- Nov 21, 2018
Let me start at the beginning. Specifically, let's start in the first week of 1L year, when most law students are introduced to criminal law. Crimes, they learn, must include an actus reus—a guilty act. Crimes must also include mens rea—a guilty mind. For a crime to occur, the actus reus and mens rea must happen concurrently. That's been the traditional law of crimes going back to the common law hundreds of years ago.
Around the same time that 1Ls are learning this, they are also learning the modern arrangement that crimes are enacted by legislatures rather than courts. What is a crime is now up to legislatures, not judges. And this creates a problem. The traditional requirements of actus reus and mens rea are common law rules. Courts announced them hundreds of years ago in a time when courts largely defined what was a crime. When courts define what is a crime, the courts were saying, they will define them in ways that include a guilty act and guilty mind requirement.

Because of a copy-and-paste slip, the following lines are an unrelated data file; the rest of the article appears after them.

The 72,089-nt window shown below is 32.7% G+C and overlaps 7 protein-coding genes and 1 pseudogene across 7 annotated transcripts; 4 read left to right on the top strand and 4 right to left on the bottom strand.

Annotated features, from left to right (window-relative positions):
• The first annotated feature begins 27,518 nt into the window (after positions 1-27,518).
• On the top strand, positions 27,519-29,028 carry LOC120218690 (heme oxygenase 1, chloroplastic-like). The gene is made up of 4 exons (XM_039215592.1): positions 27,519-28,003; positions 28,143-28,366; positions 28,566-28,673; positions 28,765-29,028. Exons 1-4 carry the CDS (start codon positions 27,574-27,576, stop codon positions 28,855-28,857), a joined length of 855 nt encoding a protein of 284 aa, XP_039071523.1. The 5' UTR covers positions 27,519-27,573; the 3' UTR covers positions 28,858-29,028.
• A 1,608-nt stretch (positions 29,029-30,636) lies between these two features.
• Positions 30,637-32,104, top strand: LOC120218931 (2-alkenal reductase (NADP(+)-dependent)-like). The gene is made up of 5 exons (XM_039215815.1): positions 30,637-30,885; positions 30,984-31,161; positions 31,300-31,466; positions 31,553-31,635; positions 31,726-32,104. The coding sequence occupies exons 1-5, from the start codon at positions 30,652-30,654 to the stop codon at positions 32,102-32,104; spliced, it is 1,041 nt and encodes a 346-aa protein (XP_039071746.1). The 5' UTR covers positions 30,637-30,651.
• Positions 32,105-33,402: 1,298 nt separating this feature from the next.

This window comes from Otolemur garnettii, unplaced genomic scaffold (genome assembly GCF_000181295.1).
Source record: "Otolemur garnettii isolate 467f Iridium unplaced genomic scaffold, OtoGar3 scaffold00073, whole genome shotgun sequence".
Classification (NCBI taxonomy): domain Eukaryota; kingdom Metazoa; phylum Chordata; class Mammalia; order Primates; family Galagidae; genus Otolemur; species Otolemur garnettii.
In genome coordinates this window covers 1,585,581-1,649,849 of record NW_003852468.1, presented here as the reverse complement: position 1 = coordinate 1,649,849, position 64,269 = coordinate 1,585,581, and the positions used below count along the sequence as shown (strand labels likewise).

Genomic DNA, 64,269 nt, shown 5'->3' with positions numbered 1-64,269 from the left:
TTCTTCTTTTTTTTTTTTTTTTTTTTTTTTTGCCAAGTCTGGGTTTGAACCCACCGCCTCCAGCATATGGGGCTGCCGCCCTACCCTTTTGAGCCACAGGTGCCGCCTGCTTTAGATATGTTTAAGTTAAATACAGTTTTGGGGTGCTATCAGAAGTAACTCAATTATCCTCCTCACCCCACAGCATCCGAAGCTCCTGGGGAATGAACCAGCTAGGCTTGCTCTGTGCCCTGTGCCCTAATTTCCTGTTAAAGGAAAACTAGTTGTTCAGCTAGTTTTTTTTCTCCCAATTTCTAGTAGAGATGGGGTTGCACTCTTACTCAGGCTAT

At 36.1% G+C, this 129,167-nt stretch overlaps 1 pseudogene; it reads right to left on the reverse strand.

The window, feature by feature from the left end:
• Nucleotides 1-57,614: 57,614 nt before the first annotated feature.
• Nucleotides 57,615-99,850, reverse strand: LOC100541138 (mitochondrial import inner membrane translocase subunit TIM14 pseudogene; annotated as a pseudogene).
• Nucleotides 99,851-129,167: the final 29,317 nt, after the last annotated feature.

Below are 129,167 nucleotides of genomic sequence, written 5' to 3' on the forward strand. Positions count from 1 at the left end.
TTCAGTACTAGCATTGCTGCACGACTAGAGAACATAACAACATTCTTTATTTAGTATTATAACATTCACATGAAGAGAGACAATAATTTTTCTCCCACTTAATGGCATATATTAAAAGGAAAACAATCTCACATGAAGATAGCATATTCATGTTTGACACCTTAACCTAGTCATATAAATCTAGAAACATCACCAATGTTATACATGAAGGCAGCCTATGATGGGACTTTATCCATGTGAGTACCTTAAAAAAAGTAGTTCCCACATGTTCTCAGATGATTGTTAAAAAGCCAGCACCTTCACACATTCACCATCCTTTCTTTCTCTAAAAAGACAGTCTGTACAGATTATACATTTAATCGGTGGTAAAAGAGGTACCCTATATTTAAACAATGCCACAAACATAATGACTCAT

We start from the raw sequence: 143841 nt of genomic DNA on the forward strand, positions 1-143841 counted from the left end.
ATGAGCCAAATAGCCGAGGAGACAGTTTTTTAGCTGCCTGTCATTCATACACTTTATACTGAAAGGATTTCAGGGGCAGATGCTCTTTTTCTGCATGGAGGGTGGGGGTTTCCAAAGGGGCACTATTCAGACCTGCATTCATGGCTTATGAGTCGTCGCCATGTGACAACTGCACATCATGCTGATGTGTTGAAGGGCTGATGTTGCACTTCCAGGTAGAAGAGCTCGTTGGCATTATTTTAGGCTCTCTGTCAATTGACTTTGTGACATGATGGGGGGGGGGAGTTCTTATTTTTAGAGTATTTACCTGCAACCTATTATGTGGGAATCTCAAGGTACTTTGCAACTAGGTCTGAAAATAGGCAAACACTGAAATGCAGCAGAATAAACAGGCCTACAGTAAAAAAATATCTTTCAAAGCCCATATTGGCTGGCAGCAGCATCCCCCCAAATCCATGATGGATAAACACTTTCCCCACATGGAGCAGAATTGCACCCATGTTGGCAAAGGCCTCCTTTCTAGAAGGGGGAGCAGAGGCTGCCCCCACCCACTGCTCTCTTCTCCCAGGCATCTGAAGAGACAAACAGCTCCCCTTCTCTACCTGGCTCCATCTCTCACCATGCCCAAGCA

But in the modern world, in which legislatures define what is a crime, the common law rules for what is a crime are no longer obviously binding. What matters today is the constitutional limits of crime definitions. In a modern system, legislatures can legislate in the zone of whatever the constitution allows. So that naturally raises a question: What are the constitutional limits of crime definition?
There is surprisingly little law answering that question. There is some, but not that much. That's surprising, I think, because the constitutional limits on crime definition are fundamentally important. But there's also a reason for the relative absence of caselaw. Legislatures enact lots of new crimes, but they usually use preexisting tools to get there. And when legislatures enact criminal laws that may on their face seem like significant departures from traditional approaches, courts construe the new laws to reflect traditional common law principles. [my emphasis]